Three Volumes, Slightly Foxed (II)

“…It’s lovely, beautifully if plainly bound, has some historical interest, and is worth about eighty bucks.  Which means I pay forty.”

She blinked.  “But my uncle told me it was a great treasure — that he was…”  She was shocked; clearly she’d expected a lot more.

“He was wrong, I’m afraid,” the bookseller said as kindly as he could manage.  He had himself fallen in love with the little set, even though he knew it would never sell.  “The trouble with genuinely rare books is… well, they’re rare.  You’ll probably never see more than a couple in your entire life; I’m in the business, and I’ll only ever handle a few dozen.  This set is scarce, at least, and somewhat important.  The rest…” He waved his hands over the litter of books scattered on the counter.  “Most of these are relatively worthless, I’m sorry to say; they’ll never sell, and I can’t offer much.  This Thackeray set — it won’t sell either, but it’s important enough to keep.”

“I don’t understand,” she said.  “I mean, I get what you’re saying about these being worthless; if they won’t sell, you shouldn’t buy them.  I get that.  But this… “Tregennis”–”

He smiled. “Pendennis“, he corrected.  “No, it’s true; I shouldn’t buy it.  But I’m lousy at business, which is why I’m a bookseller.  If I wanted to get rich, I’d sell drugs or something.”

She laughed, startled; he went on.  “I’m in it because of the stories…”


The soldiers spent three days clearing out all the strange junk the settlers had brought.  Colonel Huang didn’t mind; in fact, when there were no battles in the offing, it was better to have busy work to keep the troops occupied.  And they did enjoy pillaging.

By the second afternoon, the few useful items had been divided among the men.  Everything else was piled in the town square for burning.  Metal objects too heavy to carry were piled on great carts to be hauled back to the new capitol, and whatever livestock could be caught was penned up.  The empty houses they would keep; this would make a fine barracks for the frontier outpost, and the former servants would learn to feed soldiers instead of settlers.

Now the Colonel strode across the square, scowling as a small boy scurried past, pursued by an angry private.  He had no time to spare for foolishness.  He had to deal with the puzzle that was his strange prisoner, who was being held in a small shed behind one of the houses.

The first thing he saw when he stepped in was the shrub.  The broken twig had been bandaged, carefully tied back in place with threads almost too small to see.

The second thing he saw was that the prisoner still had his sword.

The third thing he saw was an eight-by-eight grid of squares that Master Sun had drawn in the dirt floor and was studying with a startling intensity of concentration.


General Huang scowled.  That knight had come from nowhere and broken up his entire attack.  Now he had to choose between losing a bishop outright or trading a rook for the knight.  The books told him the trade was the better move, but he preferred to stay on the attack.  He moved the rook, lost the bishop, threatened the knight — and back it went to its place on the rim, innocuous.  He would watch it more carefully.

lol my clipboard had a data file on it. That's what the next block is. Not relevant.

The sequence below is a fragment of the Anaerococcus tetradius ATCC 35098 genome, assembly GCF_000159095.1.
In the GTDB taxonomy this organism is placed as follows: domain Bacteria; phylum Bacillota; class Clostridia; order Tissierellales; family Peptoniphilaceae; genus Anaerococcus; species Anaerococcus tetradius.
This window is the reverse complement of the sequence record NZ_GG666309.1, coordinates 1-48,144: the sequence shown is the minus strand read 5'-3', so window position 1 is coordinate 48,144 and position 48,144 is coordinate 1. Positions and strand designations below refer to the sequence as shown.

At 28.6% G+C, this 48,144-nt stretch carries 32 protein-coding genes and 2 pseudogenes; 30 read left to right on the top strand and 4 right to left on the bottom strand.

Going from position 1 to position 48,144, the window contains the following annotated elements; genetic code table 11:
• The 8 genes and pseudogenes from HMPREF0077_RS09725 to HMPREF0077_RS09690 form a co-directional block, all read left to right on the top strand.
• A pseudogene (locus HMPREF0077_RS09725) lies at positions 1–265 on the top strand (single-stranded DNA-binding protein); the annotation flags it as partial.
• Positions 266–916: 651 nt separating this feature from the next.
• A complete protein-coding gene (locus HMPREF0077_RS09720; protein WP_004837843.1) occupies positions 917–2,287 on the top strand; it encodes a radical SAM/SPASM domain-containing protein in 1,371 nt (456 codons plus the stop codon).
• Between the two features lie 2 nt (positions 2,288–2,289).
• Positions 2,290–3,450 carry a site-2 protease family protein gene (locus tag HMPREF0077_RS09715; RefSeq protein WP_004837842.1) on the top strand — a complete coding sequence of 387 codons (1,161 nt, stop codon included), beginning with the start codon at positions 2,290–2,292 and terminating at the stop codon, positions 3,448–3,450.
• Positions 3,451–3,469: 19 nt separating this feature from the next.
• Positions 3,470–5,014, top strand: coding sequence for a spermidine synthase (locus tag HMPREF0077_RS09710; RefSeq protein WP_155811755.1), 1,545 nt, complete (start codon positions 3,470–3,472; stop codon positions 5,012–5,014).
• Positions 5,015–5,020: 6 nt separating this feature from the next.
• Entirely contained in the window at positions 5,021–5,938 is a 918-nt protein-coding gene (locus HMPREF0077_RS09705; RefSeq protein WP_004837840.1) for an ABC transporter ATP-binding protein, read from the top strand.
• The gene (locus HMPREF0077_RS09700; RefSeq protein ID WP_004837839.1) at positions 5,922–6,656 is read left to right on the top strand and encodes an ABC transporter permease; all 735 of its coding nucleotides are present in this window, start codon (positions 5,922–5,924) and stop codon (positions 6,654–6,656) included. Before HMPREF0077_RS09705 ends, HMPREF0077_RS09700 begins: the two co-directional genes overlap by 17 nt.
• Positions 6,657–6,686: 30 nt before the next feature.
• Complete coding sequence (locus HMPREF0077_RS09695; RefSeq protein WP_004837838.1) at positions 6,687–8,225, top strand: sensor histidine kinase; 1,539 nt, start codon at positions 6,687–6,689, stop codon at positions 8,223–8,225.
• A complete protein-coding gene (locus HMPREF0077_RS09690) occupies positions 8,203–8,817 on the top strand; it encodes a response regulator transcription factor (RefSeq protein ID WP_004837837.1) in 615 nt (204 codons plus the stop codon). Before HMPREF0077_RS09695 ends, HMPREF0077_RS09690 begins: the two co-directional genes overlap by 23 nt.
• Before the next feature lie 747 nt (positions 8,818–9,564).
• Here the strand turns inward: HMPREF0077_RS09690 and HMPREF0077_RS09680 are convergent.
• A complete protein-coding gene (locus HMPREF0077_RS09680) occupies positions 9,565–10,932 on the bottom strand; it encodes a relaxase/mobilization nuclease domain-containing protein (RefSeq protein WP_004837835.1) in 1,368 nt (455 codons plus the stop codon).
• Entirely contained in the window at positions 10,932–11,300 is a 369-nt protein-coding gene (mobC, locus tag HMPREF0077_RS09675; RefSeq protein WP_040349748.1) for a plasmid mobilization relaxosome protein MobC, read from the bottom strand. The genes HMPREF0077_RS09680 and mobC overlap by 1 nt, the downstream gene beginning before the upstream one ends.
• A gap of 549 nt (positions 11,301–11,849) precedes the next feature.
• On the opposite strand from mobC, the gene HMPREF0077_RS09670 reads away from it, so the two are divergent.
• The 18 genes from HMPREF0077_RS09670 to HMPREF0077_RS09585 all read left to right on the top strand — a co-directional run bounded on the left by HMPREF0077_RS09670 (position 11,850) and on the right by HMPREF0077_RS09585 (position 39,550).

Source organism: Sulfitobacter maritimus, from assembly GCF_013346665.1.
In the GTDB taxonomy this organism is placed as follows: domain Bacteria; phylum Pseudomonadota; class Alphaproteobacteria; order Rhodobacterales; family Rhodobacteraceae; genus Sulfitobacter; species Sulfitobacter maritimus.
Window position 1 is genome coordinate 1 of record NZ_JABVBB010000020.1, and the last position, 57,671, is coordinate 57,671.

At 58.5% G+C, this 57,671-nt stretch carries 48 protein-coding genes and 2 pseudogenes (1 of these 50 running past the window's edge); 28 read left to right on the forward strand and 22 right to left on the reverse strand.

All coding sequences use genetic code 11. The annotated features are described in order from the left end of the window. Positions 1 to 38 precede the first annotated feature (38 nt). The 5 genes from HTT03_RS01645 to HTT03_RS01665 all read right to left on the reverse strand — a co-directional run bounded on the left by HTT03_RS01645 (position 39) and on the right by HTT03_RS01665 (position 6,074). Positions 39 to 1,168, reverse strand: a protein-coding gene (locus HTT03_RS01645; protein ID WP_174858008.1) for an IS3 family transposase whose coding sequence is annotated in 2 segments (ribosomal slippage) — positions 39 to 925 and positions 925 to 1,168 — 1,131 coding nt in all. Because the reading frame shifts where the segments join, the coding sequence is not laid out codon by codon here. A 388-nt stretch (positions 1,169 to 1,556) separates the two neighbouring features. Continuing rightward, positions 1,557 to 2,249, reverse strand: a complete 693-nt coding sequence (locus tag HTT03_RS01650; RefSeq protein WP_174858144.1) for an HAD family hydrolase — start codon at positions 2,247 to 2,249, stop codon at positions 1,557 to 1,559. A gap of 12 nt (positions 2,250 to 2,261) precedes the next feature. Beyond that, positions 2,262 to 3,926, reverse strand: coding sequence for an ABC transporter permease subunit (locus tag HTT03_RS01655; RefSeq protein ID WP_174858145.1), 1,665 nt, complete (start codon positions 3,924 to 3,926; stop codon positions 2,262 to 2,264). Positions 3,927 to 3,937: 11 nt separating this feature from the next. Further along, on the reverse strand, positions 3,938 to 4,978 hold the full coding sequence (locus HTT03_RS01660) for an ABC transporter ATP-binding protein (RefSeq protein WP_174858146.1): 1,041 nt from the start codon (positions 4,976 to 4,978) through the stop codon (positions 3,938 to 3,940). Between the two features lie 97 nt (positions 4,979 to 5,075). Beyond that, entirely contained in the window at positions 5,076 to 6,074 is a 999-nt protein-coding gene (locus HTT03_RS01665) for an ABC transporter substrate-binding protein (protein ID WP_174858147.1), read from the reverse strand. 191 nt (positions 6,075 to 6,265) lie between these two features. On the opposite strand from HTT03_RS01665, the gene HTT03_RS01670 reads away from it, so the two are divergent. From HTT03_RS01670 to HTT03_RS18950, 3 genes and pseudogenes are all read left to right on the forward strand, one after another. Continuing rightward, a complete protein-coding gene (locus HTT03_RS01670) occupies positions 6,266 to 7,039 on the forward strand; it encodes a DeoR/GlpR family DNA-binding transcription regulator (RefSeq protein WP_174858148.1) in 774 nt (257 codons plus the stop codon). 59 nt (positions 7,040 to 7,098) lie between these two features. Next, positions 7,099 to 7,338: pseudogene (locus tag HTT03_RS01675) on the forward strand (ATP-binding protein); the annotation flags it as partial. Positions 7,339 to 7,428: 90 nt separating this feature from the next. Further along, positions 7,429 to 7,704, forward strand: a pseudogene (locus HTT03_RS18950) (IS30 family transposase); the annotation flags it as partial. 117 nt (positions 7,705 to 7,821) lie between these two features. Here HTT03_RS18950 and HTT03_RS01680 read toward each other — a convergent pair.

But for now, back to the attack.  “There’s your economy of motion!” he crowed, forcing Master Sun away from his precious pawns.

“Indeed.  The weakness of the spear — and the bayonet.  They face only one way, slow to reverse,” replied Master Sun.  He castled, and one by one his center pawns fell.  General Huang scowled; it seemed he was making his enemy’s argument for him.

But it was all right; he was still winning. His enemy was trapped in a corner and his queen was on the run.


“Sergeant!  Put this man in a house.  Quiet, and a room with a window.  Detail three shifts to see to his needs.  Anything he asks for, treat it as a command from me unless it involves shooting someone.  And deal with that racket!”

The racket in question was the boy, who had finally been captured by the now out-of-breath soldier and was kicking and screaming.  The sergeant looked on, bemused, as his colonel stomped away.  The former prisoner came up behind him and softly said, “I’ll take the boy.  That should quiet things.”

And it did.  The soldier was reprimanded for having done his job, and a room was found for Master Sun and his shrub.  The Master had stopped by the burn piles and selected several books, which he gave to the boy to carry.  Then he rummaged through the furnishings until he found a chess set.  Two chairs and a table were also secured, plus mats for sleeping for himself and the boy.

Later, Colonel Huang came by and they played the first of many chess games.  On the way out, the colonel glanced curiously at the books, for which the boy had scrounged a small shelf.  Military treatises, he was told.  He nodded, satisfied.

This night his escort included a soldier with a back still stiff and bloody; he had been caned.  The soldier looked at the books and the boy.  He scowled, but said nothing.


You know how this works: Send me money and I’ll keep writing.

I still don’t have any idea how this story is going to end. It’s going somewhere, but where exactly appears to be somewhere in the past, and that still eludes me. But I think I know who now, which is something.

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